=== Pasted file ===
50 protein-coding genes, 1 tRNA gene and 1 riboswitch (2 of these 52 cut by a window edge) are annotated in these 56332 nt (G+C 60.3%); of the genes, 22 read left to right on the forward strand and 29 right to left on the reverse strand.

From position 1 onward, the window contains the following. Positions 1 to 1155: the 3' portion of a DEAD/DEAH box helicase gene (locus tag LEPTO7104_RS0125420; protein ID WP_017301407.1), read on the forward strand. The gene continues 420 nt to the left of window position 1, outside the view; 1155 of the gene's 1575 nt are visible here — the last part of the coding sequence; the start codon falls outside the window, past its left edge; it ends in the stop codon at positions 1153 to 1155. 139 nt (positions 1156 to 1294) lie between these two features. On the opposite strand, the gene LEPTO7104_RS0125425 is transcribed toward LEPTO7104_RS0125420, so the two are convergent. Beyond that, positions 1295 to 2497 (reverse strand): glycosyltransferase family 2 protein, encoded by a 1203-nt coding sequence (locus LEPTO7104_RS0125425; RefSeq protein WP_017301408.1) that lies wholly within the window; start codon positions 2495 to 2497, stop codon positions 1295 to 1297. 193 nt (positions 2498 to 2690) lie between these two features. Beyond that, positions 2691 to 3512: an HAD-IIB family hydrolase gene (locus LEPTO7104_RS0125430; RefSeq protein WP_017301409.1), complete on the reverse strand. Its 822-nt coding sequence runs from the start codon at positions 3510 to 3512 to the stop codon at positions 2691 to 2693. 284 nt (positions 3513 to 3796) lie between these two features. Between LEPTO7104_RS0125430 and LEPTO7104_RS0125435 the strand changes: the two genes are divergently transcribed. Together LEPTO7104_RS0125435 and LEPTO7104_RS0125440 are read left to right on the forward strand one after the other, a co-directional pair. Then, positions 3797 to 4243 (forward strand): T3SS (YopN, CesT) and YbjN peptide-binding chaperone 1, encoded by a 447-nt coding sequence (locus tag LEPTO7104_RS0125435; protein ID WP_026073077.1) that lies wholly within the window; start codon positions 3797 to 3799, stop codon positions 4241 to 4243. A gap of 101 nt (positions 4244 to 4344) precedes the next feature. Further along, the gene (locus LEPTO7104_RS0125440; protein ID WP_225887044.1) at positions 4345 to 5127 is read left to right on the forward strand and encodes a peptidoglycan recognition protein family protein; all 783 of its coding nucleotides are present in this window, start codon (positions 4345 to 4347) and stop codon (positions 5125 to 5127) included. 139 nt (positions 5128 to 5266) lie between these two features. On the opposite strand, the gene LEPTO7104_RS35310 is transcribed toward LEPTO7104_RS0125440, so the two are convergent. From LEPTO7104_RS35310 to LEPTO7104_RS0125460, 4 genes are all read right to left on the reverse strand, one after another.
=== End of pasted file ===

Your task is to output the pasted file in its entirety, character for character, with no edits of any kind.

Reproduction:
50 protein-coding genes, 1 tRNA gene and 1 riboswitch (2 of these 52 cut by a window edge) are annotated in these 56332 nt (G+C 60.3%); of the genes, 22 read left to right on the forward strand and 29 right to left on the reverse strand.

From position 1 onward, the window contains the following. Positions 1 to 1155: the 3' portion of a DEAD/DEAH box helicase gene (locus tag LEPTO7104_RS0125420; protein ID WP_017301407.1), read on the forward strand. The gene continues 420 nt to the left of window position 1, outside the view; 1155 of the gene's 1575 nt are visible here — the last part of the coding sequence; the start codon falls outside the window, past its left edge; it ends in the stop codon at positions 1153 to 1155. 139 nt (positions 1156 to 1294) lie between these two features. On the opposite strand, the gene LEPTO7104_RS0125425 is transcribed toward LEPTO7104_RS0125420, so the two are convergent. Beyond that, positions 1295 to 2497 (reverse strand): glycosyltransferase family 2 protein, encoded by a 1203-nt coding sequence (locus LEPTO7104_RS0125425; RefSeq protein WP_017301408.1) that lies wholly within the window; start codon positions 2495 to 2497, stop codon positions 1295 to 1297. 193 nt (positions 2498 to 2690) lie between these two features. Beyond that, positions 2691 to 3512: an HAD-IIB family hydrolase gene (locus LEPTO7104_RS0125430; RefSeq protein WP_017301409.1), complete on the reverse strand. Its 822-nt coding sequence runs from the start codon at positions 3510 to 3512 to the stop codon at positions 2691 to 2693. 284 nt (positions 3513 to 3796) lie between these two features. Between LEPTO7104_RS0125430 and LEPTO7104_RS0125435 the strand changes: the two genes are divergently transcribed. Together LEPTO7104_RS0125435 and LEPTO7104_RS0125440 are read left to right on the forward strand one after the other, a co-directional pair. Then, positions 3797 to 4243 (forward strand): T3SS (YopN, CesT) and YbjN peptide-binding chaperone 1, encoded by a 447-nt coding sequence (locus tag LEPTO7104_RS0125435; protein ID WP_026073077.1) that lies wholly within the window; start codon positions 3797 to 3799, stop codon positions 4241 to 4243. A gap of 101 nt (positions 4244 to 4344) precedes the next feature. Further along, the gene (locus LEPTO7104_RS0125440; protein ID WP_225887044.1) at positions 4345 to 5127 is read left to right on the forward strand and encodes a peptidoglycan recognition protein family protein; all 783 of its coding nucleotides are present in this window, start codon (positions 4345 to 4347) and stop codon (positions 5125 to 5127) included. 139 nt (positions 5128 to 5266) lie between these two features. On the opposite strand, the gene LEPTO7104_RS35310 is transcribed toward LEPTO7104_RS0125440, so the two are convergent. From LEPTO7104_RS35310 to LEPTO7104_RS0125460, 4 genes are all read right to left on the reverse strand, one after another.